The newsLINK Group - The Right Way to Clean Your Mouth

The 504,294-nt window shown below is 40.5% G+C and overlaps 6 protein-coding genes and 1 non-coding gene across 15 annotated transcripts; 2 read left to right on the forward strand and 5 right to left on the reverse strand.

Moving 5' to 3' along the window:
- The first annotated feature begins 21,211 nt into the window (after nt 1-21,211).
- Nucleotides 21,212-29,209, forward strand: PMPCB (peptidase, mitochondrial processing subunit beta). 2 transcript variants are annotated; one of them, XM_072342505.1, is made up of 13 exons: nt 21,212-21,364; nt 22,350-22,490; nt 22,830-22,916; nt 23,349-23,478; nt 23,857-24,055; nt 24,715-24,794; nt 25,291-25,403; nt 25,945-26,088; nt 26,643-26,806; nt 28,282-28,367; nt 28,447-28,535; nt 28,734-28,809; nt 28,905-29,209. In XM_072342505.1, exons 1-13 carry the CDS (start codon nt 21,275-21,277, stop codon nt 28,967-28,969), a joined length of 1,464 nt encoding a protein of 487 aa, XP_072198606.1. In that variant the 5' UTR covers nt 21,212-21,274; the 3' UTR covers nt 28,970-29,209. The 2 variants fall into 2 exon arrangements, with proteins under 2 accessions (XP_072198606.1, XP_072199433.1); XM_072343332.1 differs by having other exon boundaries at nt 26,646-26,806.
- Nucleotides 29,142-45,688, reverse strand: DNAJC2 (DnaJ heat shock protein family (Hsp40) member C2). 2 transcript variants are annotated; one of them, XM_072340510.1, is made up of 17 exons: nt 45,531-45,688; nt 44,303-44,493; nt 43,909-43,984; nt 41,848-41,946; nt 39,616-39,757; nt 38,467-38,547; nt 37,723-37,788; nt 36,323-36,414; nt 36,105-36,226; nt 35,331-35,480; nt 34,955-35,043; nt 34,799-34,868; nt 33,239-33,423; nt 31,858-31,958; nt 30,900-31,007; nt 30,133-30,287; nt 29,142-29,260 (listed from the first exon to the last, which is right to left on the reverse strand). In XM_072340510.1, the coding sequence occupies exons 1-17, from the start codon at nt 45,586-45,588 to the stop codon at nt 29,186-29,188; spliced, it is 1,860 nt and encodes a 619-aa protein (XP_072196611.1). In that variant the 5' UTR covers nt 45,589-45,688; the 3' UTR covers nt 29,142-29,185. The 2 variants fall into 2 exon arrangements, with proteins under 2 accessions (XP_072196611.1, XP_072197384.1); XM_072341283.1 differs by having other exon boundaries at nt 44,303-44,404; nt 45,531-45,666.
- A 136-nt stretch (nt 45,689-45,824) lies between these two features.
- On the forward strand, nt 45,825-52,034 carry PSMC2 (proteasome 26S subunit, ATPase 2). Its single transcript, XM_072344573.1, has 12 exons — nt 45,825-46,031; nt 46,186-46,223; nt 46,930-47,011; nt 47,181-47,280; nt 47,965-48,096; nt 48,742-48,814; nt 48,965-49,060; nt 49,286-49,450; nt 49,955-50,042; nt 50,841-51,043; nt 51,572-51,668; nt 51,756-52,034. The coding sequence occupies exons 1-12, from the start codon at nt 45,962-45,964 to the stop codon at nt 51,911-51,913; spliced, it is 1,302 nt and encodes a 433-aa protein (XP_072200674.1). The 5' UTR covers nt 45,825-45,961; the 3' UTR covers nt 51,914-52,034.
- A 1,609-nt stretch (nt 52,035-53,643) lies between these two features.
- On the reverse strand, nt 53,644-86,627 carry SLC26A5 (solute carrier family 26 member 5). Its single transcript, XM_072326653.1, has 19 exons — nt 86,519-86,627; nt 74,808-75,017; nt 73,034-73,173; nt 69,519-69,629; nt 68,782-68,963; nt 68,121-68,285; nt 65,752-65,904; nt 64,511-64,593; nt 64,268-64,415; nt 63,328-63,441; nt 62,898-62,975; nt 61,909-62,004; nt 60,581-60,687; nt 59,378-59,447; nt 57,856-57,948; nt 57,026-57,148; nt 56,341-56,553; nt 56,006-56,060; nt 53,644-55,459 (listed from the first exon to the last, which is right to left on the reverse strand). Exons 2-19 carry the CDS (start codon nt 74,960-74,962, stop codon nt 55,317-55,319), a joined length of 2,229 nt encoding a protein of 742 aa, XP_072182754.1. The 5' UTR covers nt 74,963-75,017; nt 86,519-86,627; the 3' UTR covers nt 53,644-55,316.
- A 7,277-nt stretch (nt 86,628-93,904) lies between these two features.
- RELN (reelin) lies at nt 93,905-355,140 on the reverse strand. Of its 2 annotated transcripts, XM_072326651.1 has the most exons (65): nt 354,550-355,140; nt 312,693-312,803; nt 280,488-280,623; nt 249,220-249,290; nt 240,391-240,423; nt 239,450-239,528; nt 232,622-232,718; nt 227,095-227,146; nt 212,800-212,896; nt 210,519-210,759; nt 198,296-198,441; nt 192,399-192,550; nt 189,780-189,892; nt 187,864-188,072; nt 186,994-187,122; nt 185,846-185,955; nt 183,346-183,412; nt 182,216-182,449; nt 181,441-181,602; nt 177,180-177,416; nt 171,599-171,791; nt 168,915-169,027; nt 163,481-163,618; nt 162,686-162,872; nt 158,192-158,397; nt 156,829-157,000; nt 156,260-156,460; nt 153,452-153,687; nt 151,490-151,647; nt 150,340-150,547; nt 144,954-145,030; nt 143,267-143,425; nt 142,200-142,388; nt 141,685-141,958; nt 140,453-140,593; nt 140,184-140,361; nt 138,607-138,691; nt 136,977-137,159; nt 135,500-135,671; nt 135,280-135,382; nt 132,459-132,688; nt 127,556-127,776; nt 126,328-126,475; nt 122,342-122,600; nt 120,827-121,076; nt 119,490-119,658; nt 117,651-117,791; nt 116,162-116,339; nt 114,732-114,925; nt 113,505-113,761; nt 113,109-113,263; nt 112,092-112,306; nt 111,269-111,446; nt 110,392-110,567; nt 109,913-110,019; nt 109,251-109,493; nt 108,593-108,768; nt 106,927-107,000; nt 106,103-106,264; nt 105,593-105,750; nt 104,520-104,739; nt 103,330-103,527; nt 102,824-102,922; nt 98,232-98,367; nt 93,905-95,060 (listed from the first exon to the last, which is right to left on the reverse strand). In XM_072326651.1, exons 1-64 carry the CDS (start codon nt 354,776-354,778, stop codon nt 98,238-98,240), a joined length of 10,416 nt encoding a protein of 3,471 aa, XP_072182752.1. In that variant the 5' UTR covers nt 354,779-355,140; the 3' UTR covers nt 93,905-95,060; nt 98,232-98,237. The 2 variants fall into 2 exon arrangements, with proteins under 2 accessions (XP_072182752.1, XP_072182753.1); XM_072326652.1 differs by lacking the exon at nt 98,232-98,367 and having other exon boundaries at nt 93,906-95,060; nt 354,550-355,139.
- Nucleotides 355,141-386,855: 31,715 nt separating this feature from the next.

Editorial Library Category: General Business | Dental | General Dentistry Topics: Cleaning, Flossing, Oral Hygiene Title: The Right Way to Clean Your Mouth Author: newsLINK Staff Synopsis: A clean mouth is your first defense against dental disease, but even though it is something most of us are taught at a young age, sometimes people forget to take it seriously as they get older. Editorial: The Right Way to Clean Your Mouth 4064 South Highland Drive, Millcreek, Utah 84124 │ thenewslinkgroup.com │ (v) 801.676.9722 │ (tf) 855.747.4003 │ (f) 801.742.5803 Editorial Library | © The newsLINK Group LLC 1 A clean mouth is your first defense against dental disease, but even though it is something most of us are taught at a young age, sometimes people forget to take it seriously as they get older. You might have your children brush and floss their teeth on a regular basis — but do you take care of your own oral hygiene as thoroughly as you expect them to? The unfortunate answer is, probably not. According to one study: Only 20 percent brush their teeth as often as twice a day. Half floss daily. Approximately 33 percent thought bleeding is normal when you brush your teeth. It’s actual a warning sign for problems. Why does oral hygiene matter? Your mouth has more germs in it than anywhere else in your body. Keeping it clean is part of a healthy lifestyle. Brushing your teeth twice a day is considered to be a minimum. Ideally, you will brush your teeth promptly every time you finish eating something. And if you see blood, especially frequently, that’s something you need to discuss with your dentist. You also might want to consider changing your oral-hygiene routine. You are more likely to bleed if you have gum disease, so blood tells you that you are not doing a good enough job taking care of your teeth. What should you be doing to keep your mouth clean and healthy? Only use soft or extra soft bristles on your teeth. Hard toothbrushes were designed for use on dentures; using them on your own teeth will cause your gums to recede and will also damage delicate gum tissue. Be gentle. Not only can too-vigorous brushing damage your gums, it can wear away your tooth enamel, which is really not a good idea since it protects your tooth from decay. You are being too rough if you look at your toothbrush and see that the bristles have been flattened. If you use an electric toothbrush, don’t push the brush against your teeth; just move it from tooth to tooth. Take two minutes, whether you use an electric brush or a manual one. Anything less is not thorough enough. After you finish brushing, rinse the debris out and store it where it can dry out. It should not be stored too close to the toilet or to the sink. You might want to consider having two different toothbrushes so your toothbrush can dry out completely between uses. Don’t store your brush in a travel case, because it’s impossible to keep it clean enough and it will harbor germs instead. Don’t share your toothbrush with anyone, and make sure all the toothbrushes are stored so they don’t come in contact with each other. If you get sick, get a new toothbrush after you are well again; and use a different tube of toothpaste from others in your family to prevent sharing germs with them. Buy a new brush every three to four months, or more frequently if it begins to look worn. Don’t try to be frugal by cleaning it in a dishwasher; the dishwasher might damage the bristles so that it can no longer work effectively anyway. Another place it doesn’t belong is the microwave; the heat won’t disinfect the brush, and you are likely to damage it as well. You need to take care of your tongue as well as your teeth. The bacteria found there can move easily to your teeth, increasing the likelihood of cavities and gingivitis. Not only that, but bacteria found on the tongue can often be a cause of bad breath. When you brush your tongue, brush the whole thing and not just the front.
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